Special
Special
or specials may refer to:Contents1 Music 2 Film and television 3 Other uses 4 See alsoMusic[edit] Special
Special
(album), a 1992 album by Vesta Williams "Special" (Garbage song), 1998 "Special
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Digital Object Identifier
In computing, a Digital Object Identifier or DOI is a persistent identifier or handle used to uniquely identify objects, standardized by the International Organization for Standardization
International Organization for Standardization
(ISO).[1] An implementation of the Handle System,[2][3] DOIs are in wide use mainly to identify academic, professional, and government information, such as journal articles, research reports and data sets, and official publications though they also have been used to identify other types of information resources, such as commercial videos. A DOI aims to be "resolvable", usually to some form of access to the information object to which the DOI refers. This is achieved by binding the DOI to metadata about the object, such as a URL, indicating where the object can be found. Thus, by being actionable and interoperable, a DOI differs from identifiers such as ISBNs and ISRCs which aim only to uniquely identify their referents
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J. Org. Chem.
The Journal of Organic Chemistry, colloquially known as JOC or J Org, is a peer-reviewed[1] scientific journal for original contributions of fundamental research in all branches of theory and practice[2] in organic and bioorganic chemistry. It is published by the publishing arm of the American Chemical Society, with 24 issues per year. According to the Journal Citation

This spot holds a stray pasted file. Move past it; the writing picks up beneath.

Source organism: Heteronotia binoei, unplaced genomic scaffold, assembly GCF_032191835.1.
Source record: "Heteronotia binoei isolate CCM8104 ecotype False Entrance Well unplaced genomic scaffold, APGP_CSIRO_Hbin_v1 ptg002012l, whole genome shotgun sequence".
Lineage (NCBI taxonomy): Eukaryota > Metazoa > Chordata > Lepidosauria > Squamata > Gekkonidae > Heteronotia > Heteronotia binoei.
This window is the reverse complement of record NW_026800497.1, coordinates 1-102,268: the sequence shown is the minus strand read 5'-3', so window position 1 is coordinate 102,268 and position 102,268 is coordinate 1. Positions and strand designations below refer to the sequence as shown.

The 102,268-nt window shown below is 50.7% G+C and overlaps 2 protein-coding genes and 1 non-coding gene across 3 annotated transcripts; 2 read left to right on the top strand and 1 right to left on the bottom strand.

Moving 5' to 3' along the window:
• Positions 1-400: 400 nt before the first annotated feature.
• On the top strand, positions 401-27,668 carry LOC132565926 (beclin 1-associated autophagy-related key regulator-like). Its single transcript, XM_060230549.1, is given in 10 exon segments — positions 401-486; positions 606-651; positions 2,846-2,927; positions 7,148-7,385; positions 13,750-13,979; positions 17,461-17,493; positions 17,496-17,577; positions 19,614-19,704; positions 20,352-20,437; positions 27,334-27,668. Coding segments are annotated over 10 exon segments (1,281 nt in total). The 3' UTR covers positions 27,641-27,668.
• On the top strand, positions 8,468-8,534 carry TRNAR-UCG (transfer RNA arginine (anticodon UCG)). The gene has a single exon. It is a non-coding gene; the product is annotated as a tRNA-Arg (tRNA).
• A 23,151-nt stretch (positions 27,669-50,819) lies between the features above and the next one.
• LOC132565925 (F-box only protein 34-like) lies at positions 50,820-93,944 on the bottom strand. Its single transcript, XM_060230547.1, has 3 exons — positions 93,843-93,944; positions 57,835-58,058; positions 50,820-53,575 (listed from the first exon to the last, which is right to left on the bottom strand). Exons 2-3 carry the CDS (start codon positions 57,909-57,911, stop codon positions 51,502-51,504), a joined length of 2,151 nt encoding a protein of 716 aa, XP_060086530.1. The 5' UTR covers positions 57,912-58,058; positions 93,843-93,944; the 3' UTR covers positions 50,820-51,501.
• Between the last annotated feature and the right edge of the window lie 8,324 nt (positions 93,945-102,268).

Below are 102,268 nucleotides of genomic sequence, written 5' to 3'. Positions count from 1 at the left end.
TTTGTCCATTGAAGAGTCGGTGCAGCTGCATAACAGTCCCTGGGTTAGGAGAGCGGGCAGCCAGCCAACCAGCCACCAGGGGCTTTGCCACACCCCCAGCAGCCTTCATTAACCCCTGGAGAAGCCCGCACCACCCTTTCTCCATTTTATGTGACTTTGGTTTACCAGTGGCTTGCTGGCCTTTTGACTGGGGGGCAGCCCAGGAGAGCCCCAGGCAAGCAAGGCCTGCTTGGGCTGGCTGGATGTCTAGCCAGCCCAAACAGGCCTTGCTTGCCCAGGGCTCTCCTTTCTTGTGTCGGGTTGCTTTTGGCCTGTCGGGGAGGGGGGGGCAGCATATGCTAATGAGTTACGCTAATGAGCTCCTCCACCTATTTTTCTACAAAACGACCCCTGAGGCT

Citation
Reports, the journal had a 2016 impact factor of 4.849[3] and it is the journal that received the most cites (99,193 in 2016) in the field of organic chemistry.[2] According to Web of Knowledge
Web of Knowledge
(and as December 2012), eleven papers from the journal have received more than 1,000 citations, with the most cited paper[4] having received 7,967 citations. The current Editor-in-Chief is Scott J. Miller from Yale University.[5] Indexing[edit] J. Org. Chem
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Methine
In chemistry, methine is a trivalent functional group =CH−, derived formally from methane. It consists of a carbon atom bound by two single bonds and one double bond, where one of the single bonds is to a hydrogen
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Dihedral Angle
A dihedral angle is the angle between two intersecting planes. In chemistry it is the angle between planes through two sets of three atoms, having two atoms in common. In solid geometry it is defined as the union of a line and two half-planes that have this line as a common edge